February is American Heart Month, and it provides an opportunity for people to focus on cardiovascular health.
DHEC’s Division of Diabetes and Heart Disease Management wants to encourage everyone to take action to improve their cardiovascular health. According to the CDC, heart disease is the leading cause of death for men, women, and most racial and ethnic groups in the United States. This means 1 in every 4 deaths total in the U.S.
High blood pressure, high blood cholesterol, and smoking are the key risk factors for heart disease. Getting regular health screenings can detect elevated levels and help with early detection or diagnosis.
Whatever your age or activity level, there are lifestyle changes you can make to reduce your risks. Engaging in in regular physical activity, maintaining a healthy diet, being smoke-free, and limiting the use of alcohol can lower your risk of heart disease and help you live an overall healthier life.
Check out the DASH for Good Health Southern Style Cookbook for heart healthy recipes. You’ll find heart healthy tips on seasoning substitutions, eating at restaurants, and meal plans. Try the lemon chicken and potatoes recipe.
As the number one killer of women nationally, heart disease claims the lives of nearly 500,000 women annually in the United States. This Friday, Feb. 7, DHEC is encouraging everyone to wear red to help raise awareness for women and heart disease.
In 2003, the American Heart Association introduced a new initiative known as “National Wear Red Day” to inform women of the dangers of ignoring their heart health and to teach them how to improve their heart and overall health. “Go Red Day” is held on the first Friday in February and encourages both women and men to dress in red clothing to show their support for heart disease awareness.
Since the inaugural “National Wear Red Day,” there have been significant accomplishments achieved to reduce the number of women dying from heart disease, including:
Nearly 90 percent of women have made at least one healthy behavior change.
More than one-third of women have lost weight.
More than 50 percent of women have increased their exercise.
6 out of 10 women have changed their diets.
More than 40 percent of women have checked their cholesterol levels.
One-third of women have talked with their doctors about developing heart health plans.
Today, nearly 300 fewer women die from heart disease and stroke each day.
Death in women from heart disease has decreased by more than 30 percent over the past 10 years.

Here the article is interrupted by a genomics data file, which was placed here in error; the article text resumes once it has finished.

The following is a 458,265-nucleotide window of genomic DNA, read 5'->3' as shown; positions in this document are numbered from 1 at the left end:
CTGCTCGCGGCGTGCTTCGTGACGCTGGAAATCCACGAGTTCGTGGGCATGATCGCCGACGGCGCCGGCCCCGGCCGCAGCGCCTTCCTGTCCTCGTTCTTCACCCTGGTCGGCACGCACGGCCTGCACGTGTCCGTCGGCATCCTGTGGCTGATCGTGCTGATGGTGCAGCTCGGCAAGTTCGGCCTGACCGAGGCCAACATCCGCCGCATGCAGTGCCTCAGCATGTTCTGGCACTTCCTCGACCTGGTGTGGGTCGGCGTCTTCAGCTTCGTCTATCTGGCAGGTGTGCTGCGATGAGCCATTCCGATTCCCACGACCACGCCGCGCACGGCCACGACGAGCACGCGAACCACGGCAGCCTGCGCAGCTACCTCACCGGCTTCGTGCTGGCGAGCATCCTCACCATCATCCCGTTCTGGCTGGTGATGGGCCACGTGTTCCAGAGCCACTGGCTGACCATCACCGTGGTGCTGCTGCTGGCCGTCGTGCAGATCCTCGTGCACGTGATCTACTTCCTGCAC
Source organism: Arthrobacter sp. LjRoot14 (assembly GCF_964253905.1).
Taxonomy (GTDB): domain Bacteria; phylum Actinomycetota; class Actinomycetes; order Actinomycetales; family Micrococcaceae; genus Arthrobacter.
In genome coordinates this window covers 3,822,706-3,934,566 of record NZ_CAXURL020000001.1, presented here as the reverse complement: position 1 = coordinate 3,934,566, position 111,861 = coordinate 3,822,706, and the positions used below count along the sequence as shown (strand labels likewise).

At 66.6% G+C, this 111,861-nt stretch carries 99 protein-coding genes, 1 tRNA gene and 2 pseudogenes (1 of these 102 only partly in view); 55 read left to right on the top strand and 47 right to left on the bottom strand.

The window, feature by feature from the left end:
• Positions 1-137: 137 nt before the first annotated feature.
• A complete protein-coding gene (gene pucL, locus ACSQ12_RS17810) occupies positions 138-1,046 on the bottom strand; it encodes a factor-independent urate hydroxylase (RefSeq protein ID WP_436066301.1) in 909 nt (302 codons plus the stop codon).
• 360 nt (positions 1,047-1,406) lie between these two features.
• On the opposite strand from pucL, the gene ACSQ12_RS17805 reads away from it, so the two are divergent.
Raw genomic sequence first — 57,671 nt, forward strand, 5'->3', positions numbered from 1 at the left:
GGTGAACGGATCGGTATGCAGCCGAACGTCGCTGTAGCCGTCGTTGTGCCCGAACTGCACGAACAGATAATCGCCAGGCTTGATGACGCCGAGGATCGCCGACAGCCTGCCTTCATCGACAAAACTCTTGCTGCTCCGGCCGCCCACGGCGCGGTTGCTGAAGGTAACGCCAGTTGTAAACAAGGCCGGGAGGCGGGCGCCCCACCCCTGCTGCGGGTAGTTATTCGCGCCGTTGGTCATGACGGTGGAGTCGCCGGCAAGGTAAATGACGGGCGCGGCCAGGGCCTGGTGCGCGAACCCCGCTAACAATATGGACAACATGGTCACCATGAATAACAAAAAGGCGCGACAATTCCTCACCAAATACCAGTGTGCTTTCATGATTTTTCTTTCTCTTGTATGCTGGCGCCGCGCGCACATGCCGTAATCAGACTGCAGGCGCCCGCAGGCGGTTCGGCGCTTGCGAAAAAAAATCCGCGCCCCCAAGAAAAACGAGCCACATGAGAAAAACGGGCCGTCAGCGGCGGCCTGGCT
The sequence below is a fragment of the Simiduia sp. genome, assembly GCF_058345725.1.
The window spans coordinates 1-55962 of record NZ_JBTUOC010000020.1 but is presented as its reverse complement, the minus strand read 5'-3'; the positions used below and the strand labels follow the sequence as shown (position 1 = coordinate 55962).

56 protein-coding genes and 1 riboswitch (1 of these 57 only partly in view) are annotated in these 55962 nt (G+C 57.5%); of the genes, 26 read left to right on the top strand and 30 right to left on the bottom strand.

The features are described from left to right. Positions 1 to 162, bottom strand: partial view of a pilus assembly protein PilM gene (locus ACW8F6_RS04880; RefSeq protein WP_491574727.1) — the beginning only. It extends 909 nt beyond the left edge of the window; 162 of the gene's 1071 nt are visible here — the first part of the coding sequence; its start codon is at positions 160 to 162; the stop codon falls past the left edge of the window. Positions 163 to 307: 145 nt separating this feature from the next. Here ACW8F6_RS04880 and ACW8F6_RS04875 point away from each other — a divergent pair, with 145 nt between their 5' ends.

Join us, this Friday as we Go Red for women and heart health.
In 2017, consumers in the United States spent $1.2 trillion on U.S.-produced food. Nearly all food starts out on a farm, but did you ever wonder how the value added from processing, packaging, transporting, and marketing agricultural food products factors into the costs? – From U.S. Department of Agriculture’s blog
More women die from stroke than breast cancer every year. Shocked? It’s true. In fact, stroke is the third leading cause of death in women, while it is the fifth for men, and women are more likely to have another stroke within five years of their first stroke. So what is it that makes strokes affect women differently than men? Anil Yallapragada, MD, Palmetto Health-USC Neurology, explained. – From Flourish, Prisma Health’s blog
In all, the World Meteorological Organization (WMO), of which the National Oceanic and Atmospheric Administration (NOAA) is a member, has a list of 21 names that they will use this year to identify hurricanes during the Atlantic hurricane season. What’s in a name? A major hurricane by any name is hazardous to public health and safety, potentially life threatening, and important to prepare for.
One out of every five people over the age of 40 will develop heart failure at some point in their lifetime. Right now, around 6 million Americans have heart failure, and another 900,000 people will develop it each year. Heart failure is a big issue, so it’s important to know the facts in case it happens to you or someone you love. – From Flourish, Prisma Health’s blog
Every person should be able to reach his or her full health potential. I’m proud of the work we do in CDC’s Division of Nutrition, Physical Activity, and Obesity (DNPAO) to support Americans’ journey to good health—especially among people most vulnerable to chronic disease. We protect the health of Americans at every stage of life by encouraging regular physical activity and good nutrition, helping to prevent obesity in children and adults, and addressing barriers to treating obesity in children. – From Conversations in Equity, Centers for Disease Control and Prevention (CDC) Blog
I remember watching her pack a footlocker and suitcase for her first year of college. As I sat there on her purple crushed velvet bedspread, I wondered how long she would be gone. My Aunt Pat was the first woman in our family to go to college, so I didn’t exactly know how this was supposed to work. All I knew was that I would really miss her while she was gone and that I definitely wanted to go to this “college” place when I grew up. – From The Topic is Cancer, Centers for Disease Control and Prevention (CDC) Blog